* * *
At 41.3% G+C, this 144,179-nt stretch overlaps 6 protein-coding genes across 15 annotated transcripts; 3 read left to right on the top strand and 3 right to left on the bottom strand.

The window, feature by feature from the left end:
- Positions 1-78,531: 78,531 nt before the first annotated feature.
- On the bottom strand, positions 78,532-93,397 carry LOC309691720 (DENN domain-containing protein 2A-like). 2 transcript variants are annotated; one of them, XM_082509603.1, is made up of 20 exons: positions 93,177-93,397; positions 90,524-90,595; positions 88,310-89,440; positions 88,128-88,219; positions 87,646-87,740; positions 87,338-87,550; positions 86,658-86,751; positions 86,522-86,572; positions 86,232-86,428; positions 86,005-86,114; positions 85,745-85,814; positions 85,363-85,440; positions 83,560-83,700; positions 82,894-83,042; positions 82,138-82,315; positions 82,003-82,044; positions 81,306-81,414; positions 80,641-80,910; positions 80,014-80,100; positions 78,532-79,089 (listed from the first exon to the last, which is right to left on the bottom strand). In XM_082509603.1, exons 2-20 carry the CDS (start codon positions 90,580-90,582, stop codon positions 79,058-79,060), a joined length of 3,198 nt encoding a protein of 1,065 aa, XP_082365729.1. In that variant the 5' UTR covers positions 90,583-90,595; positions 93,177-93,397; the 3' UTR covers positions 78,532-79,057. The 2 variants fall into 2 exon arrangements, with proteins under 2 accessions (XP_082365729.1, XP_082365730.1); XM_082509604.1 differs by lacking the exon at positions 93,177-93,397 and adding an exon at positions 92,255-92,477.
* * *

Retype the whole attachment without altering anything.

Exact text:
At 41.3% G+C, this 144,179-nt stretch overlaps 6 protein-coding genes across 15 annotated transcripts; 3 read left to right on the top strand and 3 right to left on the bottom strand.

The window, feature by feature from the left end:
- Positions 1-78,531: 78,531 nt before the first annotated feature.
- On the bottom strand, positions 78,532-93,397 carry LOC309691720 (DENN domain-containing protein 2A-like). 2 transcript variants are annotated; one of them, XM_082509603.1, is made up of 20 exons: positions 93,177-93,397; positions 90,524-90,595; positions 88,310-89,440; positions 88,128-88,219; positions 87,646-87,740; positions 87,338-87,550; positions 86,658-86,751; positions 86,522-86,572; positions 86,232-86,428; positions 86,005-86,114; positions 85,745-85,814; positions 85,363-85,440; positions 83,560-83,700; positions 82,894-83,042; positions 82,138-82,315; positions 82,003-82,044; positions 81,306-81,414; positions 80,641-80,910; positions 80,014-80,100; positions 78,532-79,089 (listed from the first exon to the last, which is right to left on the bottom strand). In XM_082509603.1, exons 2-20 carry the CDS (start codon positions 90,580-90,582, stop codon positions 79,058-79,060), a joined length of 3,198 nt encoding a protein of 1,065 aa, XP_082365729.1. In that variant the 5' UTR covers positions 90,583-90,595; positions 93,177-93,397; the 3' UTR covers positions 78,532-79,057. The 2 variants fall into 2 exon arrangements, with proteins under 2 accessions (XP_082365729.1, XP_082365730.1); XM_082509604.1 differs by lacking the exon at positions 93,177-93,397 and adding an exon at positions 92,255-92,477.